Cambridge Dictionaries online Cambridge Dictionaries online

The most popular online dictionary and thesaurus for learners of English

Spanish translation of “doubt”

doubt

verb /daut/
to feel uncertain about, but inclined not to believe
dudar
I doubt if he’ll come now He might have a screwdriver, but I doubt it.
not to be sure of the reliability of
dudar de
Sometimes I doubt your intelligence!
doubtful adjective feeling doubt; uncertain what to think, expect etc
dudoso
He is doubtful about the future of the school.
able to be doubted; not clear
dudoso, incierto
The outcome is doubtful a doubtful result.
uncertain but rather unlikely, unhopeful etc
dudoso, poco probable
It is doubtful whether this will work a doubtful improvement.
suspicious
dudoso, sospechoso
He’s rather a doubtful character.
doubtfully adverb
dudosamente
Shelooked at him doubtfully, unsure whether or not to trust him.
doubtfulness noun
incertidumbre
She slowly overcame her doubtfulness.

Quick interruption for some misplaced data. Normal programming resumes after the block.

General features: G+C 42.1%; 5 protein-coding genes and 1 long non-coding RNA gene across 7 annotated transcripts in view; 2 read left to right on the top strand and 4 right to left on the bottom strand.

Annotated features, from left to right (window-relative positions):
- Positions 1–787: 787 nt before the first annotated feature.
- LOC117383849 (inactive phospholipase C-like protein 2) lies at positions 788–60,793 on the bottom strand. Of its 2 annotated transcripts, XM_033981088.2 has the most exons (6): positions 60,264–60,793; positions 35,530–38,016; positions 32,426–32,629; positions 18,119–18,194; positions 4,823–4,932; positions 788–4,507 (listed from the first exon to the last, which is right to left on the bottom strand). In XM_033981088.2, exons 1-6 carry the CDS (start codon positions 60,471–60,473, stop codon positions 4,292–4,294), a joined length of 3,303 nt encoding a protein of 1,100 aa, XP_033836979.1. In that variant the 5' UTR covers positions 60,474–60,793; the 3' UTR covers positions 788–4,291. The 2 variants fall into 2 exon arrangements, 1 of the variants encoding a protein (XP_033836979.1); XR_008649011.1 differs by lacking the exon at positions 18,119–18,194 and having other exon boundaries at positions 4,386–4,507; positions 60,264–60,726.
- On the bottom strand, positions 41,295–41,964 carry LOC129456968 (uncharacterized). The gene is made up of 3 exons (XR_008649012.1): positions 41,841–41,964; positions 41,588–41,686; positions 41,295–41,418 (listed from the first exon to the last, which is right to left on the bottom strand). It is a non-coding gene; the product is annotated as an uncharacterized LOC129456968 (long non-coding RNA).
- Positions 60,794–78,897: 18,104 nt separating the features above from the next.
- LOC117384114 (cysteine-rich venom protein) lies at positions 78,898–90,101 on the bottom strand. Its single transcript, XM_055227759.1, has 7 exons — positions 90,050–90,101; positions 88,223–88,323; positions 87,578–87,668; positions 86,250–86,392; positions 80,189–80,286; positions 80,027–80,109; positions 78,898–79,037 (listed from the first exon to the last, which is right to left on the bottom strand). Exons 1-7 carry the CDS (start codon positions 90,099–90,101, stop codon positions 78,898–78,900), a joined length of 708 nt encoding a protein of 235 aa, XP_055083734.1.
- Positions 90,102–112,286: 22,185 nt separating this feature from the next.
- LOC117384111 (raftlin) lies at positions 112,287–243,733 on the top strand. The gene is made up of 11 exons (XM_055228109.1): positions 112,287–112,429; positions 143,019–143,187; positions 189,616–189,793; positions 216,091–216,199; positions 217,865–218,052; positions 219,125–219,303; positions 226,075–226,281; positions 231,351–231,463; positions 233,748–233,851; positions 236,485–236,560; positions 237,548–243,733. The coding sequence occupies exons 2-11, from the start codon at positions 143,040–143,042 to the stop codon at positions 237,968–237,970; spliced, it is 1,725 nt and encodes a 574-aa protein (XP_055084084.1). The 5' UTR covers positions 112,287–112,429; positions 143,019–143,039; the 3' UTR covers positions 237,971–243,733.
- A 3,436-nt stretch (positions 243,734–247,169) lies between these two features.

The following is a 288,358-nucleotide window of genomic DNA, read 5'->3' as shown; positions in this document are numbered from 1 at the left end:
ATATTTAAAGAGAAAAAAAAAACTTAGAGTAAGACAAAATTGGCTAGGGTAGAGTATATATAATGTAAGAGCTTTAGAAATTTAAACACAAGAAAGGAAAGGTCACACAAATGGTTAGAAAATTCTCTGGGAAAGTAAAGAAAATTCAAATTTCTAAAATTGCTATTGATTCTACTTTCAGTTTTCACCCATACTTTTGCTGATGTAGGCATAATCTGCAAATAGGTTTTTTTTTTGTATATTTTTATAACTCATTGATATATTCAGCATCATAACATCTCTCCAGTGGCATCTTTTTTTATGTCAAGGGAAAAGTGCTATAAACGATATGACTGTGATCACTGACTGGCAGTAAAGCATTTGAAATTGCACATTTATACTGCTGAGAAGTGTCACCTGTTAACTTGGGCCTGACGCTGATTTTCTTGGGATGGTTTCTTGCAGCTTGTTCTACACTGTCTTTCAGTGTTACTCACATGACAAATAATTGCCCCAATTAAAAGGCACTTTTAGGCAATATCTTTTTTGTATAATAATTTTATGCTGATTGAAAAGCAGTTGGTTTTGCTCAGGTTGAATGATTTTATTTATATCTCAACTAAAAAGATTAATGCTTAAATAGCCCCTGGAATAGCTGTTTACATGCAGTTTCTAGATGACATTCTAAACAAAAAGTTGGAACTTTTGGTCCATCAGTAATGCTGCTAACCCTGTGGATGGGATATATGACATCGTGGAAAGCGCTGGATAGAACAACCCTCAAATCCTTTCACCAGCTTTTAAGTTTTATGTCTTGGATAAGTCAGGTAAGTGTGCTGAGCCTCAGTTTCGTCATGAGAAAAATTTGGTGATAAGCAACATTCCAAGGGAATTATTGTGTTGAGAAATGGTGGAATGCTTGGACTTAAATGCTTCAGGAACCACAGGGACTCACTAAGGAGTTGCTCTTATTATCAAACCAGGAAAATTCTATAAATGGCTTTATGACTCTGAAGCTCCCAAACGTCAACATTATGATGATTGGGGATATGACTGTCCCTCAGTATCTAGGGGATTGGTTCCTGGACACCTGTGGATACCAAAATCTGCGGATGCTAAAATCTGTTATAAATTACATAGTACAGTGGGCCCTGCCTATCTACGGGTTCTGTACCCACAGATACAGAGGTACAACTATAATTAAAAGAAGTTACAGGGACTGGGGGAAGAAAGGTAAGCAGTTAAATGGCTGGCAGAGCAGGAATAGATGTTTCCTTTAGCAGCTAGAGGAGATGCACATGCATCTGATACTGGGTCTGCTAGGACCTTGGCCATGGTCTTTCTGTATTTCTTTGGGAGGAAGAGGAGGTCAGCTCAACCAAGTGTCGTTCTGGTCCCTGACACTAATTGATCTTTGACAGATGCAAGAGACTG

doubtless adverb probably
sin duda, seguramente
John has doubtless told you about me.
beyond doubt certain(ly)
sin duda alguna, fuera de toda duda
Beyond doubt, they will arrive tomorrow His honesty is beyond doubt.
in doubt uncertain
incierto
The success of the treatment is still in doubt.
no doubt surely; probably
sin duda, seguramente
No doubt you would like to see your bedroom He will come back again tomorrow, no doubt.
(Definition of doubt from the Password English-Spanish Dictionary © 2013 K Dictionaries Ltd)
Browse related topics

You are looking at an entry to do with Certainty, but you might be interested in these topics from the Chance and possibility topic area:

Add Cambridge dictionaries to your browser to your website

Definitions of “doubt” in other dictionaries

Word of the Day

see the light of day

When something sees the light of day, it appears for the first time.

Word of the Day

Highly delighted, bitterly disappointed, ridiculously cheap: adverbs for emphasis.

by Liz Walter,
October 22, 2014
We often make adjectives stronger by putting an adverb in front of them. The most common ones are very and, for a stronger meaning, extremely: He was very pleased. The ship is extremely large. However, we don’t use very or extremely for adjectives that already have a strong meaning, for example fantastic,

Read More 

life tracking noun

October 20, 2014
the use of one or more devices or apps to monitor health, exercise, how time is spent, etc.

Read More